This audiobook edition of Sherwood Smith’s famous fantasy combines Crown Duel with its sequel, Court Duel, as the author originally intended. The result is an engrossing adventure of epic proportion, its two parts respectively following young Countess Meliara from blood-soaked battlefields to the peacetime political wranglings that define life in Remalna’s royal palace. Performer Emma Galvin personifies Meliara as she endures the death of her father, political revolt, and captivity, lending the countess a voice that is fittingly dour and hardened, while nevertheless sonorously regal. Galvin captures the old-world enchantment and alluring atmospherics that color Smith’s fantasy world of Sartorias-deles, while likewise betraying the heart-palpitating emotion and intrigue that propels Meliara’s plight.
Young Countess Meliara swears to her dying father that she and her brother will defend their people from the growing greed of the king.
That promise leads them into a war for which they are ill-prepared, which threatens the very people they are trying to protect. But war is simple compared to what follows, in peacetime. Meliara is summoned to live at the royal palace, where friends and enemies look alike, and intrigue fills the dance halls and the drawing rooms.
If she is to survive, Meliara must learn a whole new way of fighting - with wits and words and secret alliances. In war, at least, she knew in whom she could trust. Now she can trust no one.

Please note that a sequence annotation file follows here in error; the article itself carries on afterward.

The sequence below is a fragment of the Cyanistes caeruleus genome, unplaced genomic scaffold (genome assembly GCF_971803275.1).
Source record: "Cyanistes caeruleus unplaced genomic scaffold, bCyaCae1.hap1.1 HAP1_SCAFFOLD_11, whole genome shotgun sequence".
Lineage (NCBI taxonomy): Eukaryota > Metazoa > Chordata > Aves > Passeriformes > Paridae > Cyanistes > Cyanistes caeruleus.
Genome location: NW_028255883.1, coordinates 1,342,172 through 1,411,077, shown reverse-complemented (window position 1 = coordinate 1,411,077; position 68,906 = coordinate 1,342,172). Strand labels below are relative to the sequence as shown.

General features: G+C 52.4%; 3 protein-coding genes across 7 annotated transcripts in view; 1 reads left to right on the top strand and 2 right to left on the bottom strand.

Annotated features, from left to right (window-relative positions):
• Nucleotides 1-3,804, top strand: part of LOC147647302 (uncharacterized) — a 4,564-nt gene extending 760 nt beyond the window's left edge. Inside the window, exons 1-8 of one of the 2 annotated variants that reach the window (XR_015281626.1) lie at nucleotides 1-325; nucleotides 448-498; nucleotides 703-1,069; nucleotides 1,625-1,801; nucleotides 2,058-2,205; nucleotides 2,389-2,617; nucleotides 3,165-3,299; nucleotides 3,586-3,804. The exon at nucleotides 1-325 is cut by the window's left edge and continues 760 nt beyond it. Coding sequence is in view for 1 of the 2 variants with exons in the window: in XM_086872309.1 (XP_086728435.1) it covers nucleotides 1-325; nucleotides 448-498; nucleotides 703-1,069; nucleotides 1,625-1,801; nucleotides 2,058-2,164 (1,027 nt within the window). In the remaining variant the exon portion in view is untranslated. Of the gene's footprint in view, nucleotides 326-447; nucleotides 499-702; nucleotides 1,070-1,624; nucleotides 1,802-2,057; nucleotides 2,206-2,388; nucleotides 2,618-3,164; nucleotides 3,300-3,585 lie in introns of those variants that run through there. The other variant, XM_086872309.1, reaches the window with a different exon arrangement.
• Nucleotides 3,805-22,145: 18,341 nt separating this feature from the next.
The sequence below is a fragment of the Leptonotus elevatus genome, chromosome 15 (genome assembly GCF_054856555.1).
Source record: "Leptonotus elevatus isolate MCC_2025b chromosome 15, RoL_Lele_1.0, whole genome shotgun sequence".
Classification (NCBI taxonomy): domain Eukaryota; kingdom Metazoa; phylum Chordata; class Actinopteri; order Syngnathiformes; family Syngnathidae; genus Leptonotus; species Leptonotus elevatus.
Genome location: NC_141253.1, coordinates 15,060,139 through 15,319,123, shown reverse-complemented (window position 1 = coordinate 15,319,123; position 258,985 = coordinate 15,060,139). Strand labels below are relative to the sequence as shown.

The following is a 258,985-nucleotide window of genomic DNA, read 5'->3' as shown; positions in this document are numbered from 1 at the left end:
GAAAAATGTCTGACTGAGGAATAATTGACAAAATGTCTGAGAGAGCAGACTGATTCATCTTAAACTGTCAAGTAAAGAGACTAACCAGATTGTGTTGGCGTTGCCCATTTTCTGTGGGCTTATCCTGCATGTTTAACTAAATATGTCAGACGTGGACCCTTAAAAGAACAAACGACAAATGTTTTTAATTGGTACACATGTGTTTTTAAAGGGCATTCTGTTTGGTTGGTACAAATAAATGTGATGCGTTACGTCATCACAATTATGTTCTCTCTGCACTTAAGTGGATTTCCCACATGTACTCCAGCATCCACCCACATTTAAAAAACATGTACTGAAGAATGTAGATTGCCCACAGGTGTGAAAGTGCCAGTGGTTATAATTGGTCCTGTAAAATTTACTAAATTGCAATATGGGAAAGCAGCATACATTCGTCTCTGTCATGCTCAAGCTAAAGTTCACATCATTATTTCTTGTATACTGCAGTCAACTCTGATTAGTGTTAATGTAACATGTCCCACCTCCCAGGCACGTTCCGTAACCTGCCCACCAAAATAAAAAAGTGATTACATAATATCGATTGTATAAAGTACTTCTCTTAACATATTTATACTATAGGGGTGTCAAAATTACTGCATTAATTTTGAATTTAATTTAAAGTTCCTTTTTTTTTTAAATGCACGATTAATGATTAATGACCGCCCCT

©1997 Sherwood Smith (P)2013 Audible, Inc.
I read this story as a teenager and loved it so much! I was delighted to find an audio version, and I was not disappointed when i listened to it. Yes, the narration is stilted in some places, but overall, it's a glorious opportunity to re-engage with this splendid tale! I also loved the 3+ hours of extra stories from Vidanric's point of view!
Author, Narrator, Reader, Listener
I loved the story! Though I generally like Emma Galvin's narration, she was not at her best with this one. Too many awkward pauses in the middle of phrases, stilted reading of the old fashioned language. The story was good enough to make up for it, but I'd have loved to hear this done by a narrator (or producer) with more passion for putting out the best product. It seemed like the recording was done in too much of a hurry for it to be smooth.
I read this every couple years. I first read it when it came out, when I was in middle school. Now I read it as a comfort read. I love Sherwood Smith's world building.
Stilted, unvarying, acceptable. Her voice is fine, but she needs to relax more. There were a lot of awkward pauses and weird phrasing. For the price, I could live with it.
Love the story, love the characters, can't stand the narrator. I could get past the American accent, the strange pronunciation of place and personal nouns, what I can't get past is her inability to scan a sentence properly. She pauses in all the wrong places, runs together where she should pause, and generally ruins the flow of the story. If I didn't already love the story I'd probably give it up in disgust.
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